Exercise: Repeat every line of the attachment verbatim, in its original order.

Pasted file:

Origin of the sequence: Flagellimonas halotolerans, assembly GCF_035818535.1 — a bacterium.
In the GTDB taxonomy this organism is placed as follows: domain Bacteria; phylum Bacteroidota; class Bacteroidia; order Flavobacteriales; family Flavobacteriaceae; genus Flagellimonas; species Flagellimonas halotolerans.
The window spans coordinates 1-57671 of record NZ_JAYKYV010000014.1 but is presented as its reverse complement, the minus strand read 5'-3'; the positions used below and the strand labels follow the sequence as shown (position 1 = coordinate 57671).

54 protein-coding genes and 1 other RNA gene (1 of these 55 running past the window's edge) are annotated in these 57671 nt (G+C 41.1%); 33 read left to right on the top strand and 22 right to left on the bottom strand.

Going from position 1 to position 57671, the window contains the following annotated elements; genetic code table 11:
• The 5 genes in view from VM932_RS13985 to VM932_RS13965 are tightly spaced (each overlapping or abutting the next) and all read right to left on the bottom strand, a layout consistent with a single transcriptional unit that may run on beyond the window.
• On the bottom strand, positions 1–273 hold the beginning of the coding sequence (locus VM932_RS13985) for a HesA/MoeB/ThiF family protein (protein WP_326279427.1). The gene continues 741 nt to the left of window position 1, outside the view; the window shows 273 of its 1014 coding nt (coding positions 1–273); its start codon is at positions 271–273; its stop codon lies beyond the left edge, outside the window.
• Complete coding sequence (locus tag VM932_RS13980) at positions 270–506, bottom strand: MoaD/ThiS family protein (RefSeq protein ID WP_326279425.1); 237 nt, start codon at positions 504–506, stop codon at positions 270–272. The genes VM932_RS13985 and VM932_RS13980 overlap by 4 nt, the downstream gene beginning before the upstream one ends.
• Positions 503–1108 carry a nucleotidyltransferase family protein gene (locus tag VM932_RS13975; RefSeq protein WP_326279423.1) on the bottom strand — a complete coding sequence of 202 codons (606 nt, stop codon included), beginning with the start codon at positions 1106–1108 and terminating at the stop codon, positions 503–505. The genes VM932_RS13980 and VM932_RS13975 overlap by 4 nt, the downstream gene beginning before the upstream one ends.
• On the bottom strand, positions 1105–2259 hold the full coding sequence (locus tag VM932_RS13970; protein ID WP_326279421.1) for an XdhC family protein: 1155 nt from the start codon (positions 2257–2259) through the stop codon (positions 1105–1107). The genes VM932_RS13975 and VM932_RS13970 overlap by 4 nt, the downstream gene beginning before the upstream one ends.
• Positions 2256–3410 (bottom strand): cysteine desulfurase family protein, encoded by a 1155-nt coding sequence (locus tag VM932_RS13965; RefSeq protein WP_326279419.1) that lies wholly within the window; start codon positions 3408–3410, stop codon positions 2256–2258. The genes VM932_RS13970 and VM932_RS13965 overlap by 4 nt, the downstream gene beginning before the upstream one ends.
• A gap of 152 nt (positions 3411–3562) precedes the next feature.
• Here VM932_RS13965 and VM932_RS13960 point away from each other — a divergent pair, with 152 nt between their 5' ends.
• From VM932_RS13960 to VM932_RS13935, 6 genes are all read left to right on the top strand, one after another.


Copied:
Origin of the sequence: Flagellimonas halotolerans, assembly GCF_035818535.1 — a bacterium.
In the GTDB taxonomy this organism is placed as follows: domain Bacteria; phylum Bacteroidota; class Bacteroidia; order Flavobacteriales; family Flavobacteriaceae; genus Flagellimonas; species Flagellimonas halotolerans.
The window spans coordinates 1-57671 of record NZ_JAYKYV010000014.1 but is presented as its reverse complement, the minus strand read 5'-3'; the positions used below and the strand labels follow the sequence as shown (position 1 = coordinate 57671).

54 protein-coding genes and 1 other RNA gene (1 of these 55 running past the window's edge) are annotated in these 57671 nt (G+C 41.1%); 33 read left to right on the top strand and 22 right to left on the bottom strand.

Going from position 1 to position 57671, the window contains the following annotated elements; genetic code table 11:
• The 5 genes in view from VM932_RS13985 to VM932_RS13965 are tightly spaced (each overlapping or abutting the next) and all read right to left on the bottom strand, a layout consistent with a single transcriptional unit that may run on beyond the window.
• On the bottom strand, positions 1–273 hold the beginning of the coding sequence (locus VM932_RS13985) for a HesA/MoeB/ThiF family protein (protein WP_326279427.1). The gene continues 741 nt to the left of window position 1, outside the view; the window shows 273 of its 1014 coding nt (coding positions 1–273); its start codon is at positions 271–273; its stop codon lies beyond the left edge, outside the window.
• Complete coding sequence (locus tag VM932_RS13980) at positions 270–506, bottom strand: MoaD/ThiS family protein (RefSeq protein ID WP_326279425.1); 237 nt, start codon at positions 504–506, stop codon at positions 270–272. The genes VM932_RS13985 and VM932_RS13980 overlap by 4 nt, the downstream gene beginning before the upstream one ends.
• Positions 503–1108 carry a nucleotidyltransferase family protein gene (locus tag VM932_RS13975; RefSeq protein WP_326279423.1) on the bottom strand — a complete coding sequence of 202 codons (606 nt, stop codon included), beginning with the start codon at positions 1106–1108 and terminating at the stop codon, positions 503–505. The genes VM932_RS13980 and VM932_RS13975 overlap by 4 nt, the downstream gene beginning before the upstream one ends.
• On the bottom strand, positions 1105–2259 hold the full coding sequence (locus tag VM932_RS13970; protein ID WP_326279421.1) for an XdhC family protein: 1155 nt from the start codon (positions 2257–2259) through the stop codon (positions 1105–1107). The genes VM932_RS13975 and VM932_RS13970 overlap by 4 nt, the downstream gene beginning before the upstream one ends.
• Positions 2256–3410 (bottom strand): cysteine desulfurase family protein, encoded by a 1155-nt coding sequence (locus tag VM932_RS13965; RefSeq protein WP_326279419.1) that lies wholly within the window; start codon positions 3408–3410, stop codon positions 2256–2258. The genes VM932_RS13970 and VM932_RS13965 overlap by 4 nt, the downstream gene beginning before the upstream one ends.
• A gap of 152 nt (positions 3411–3562) precedes the next feature.
• Here VM932_RS13965 and VM932_RS13960 point away from each other — a divergent pair, with 152 nt between their 5' ends.
• From VM932_RS13960 to VM932_RS13935, 6 genes are all read left to right on the top strand, one after another.